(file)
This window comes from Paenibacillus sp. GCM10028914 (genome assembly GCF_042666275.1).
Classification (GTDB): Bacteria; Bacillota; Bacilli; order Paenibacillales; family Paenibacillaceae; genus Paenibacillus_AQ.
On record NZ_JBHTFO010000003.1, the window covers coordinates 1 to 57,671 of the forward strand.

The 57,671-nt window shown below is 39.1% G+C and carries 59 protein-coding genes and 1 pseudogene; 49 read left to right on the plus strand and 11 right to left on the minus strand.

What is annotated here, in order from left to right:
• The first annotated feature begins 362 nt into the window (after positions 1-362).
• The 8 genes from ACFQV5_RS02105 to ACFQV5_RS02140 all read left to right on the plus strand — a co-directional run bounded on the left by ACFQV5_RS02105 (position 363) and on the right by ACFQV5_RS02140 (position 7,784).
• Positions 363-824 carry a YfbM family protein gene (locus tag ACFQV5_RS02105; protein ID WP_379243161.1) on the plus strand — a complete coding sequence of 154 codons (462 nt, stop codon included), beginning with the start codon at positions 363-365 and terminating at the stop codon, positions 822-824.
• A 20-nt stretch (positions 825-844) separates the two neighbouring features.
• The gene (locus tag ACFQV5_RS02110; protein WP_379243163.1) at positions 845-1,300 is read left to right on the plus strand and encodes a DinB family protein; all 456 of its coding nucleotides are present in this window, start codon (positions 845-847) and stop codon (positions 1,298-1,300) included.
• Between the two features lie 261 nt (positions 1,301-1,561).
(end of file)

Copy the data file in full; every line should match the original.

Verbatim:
This window comes from Paenibacillus sp. GCM10028914 (genome assembly GCF_042666275.1).
Classification (GTDB): Bacteria; Bacillota; Bacilli; order Paenibacillales; family Paenibacillaceae; genus Paenibacillus_AQ.
On record NZ_JBHTFO010000003.1, the window covers coordinates 1 to 57,671 of the forward strand.

The 57,671-nt window shown below is 39.1% G+C and carries 59 protein-coding genes and 1 pseudogene; 49 read left to right on the plus strand and 11 right to left on the minus strand.

What is annotated here, in order from left to right:
• The first annotated feature begins 362 nt into the window (after positions 1-362).
• The 8 genes from ACFQV5_RS02105 to ACFQV5_RS02140 all read left to right on the plus strand — a co-directional run bounded on the left by ACFQV5_RS02105 (position 363) and on the right by ACFQV5_RS02140 (position 7,784).
• Positions 363-824 carry a YfbM family protein gene (locus tag ACFQV5_RS02105; protein ID WP_379243161.1) on the plus strand — a complete coding sequence of 154 codons (462 nt, stop codon included), beginning with the start codon at positions 363-365 and terminating at the stop codon, positions 822-824.
• A 20-nt stretch (positions 825-844) separates the two neighbouring features.
• The gene (locus tag ACFQV5_RS02110; protein WP_379243163.1) at positions 845-1,300 is read left to right on the plus strand and encodes a DinB family protein; all 456 of its coding nucleotides are present in this window, start codon (positions 845-847) and stop codon (positions 1,298-1,300) included.
• Between the two features lie 261 nt (positions 1,301-1,561).